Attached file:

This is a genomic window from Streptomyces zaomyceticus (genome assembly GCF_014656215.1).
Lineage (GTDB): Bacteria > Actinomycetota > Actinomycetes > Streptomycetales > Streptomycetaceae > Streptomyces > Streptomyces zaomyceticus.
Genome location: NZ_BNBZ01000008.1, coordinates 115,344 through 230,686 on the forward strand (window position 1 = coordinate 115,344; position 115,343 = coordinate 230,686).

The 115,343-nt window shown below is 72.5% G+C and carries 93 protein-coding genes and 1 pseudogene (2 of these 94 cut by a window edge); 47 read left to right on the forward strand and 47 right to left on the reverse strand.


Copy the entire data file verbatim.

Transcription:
This is a genomic window from Streptomyces zaomyceticus (genome assembly GCF_014656215.1).
Lineage (GTDB): Bacteria > Actinomycetota > Actinomycetes > Streptomycetales > Streptomycetaceae > Streptomyces > Streptomyces zaomyceticus.
Genome location: NZ_BNBZ01000008.1, coordinates 115,344 through 230,686 on the forward strand (window position 1 = coordinate 115,344; position 115,343 = coordinate 230,686).

The 115,343-nt window shown below is 72.5% G+C and carries 93 protein-coding genes and 1 pseudogene (2 of these 94 cut by a window edge); 47 read left to right on the forward strand and 47 right to left on the reverse strand.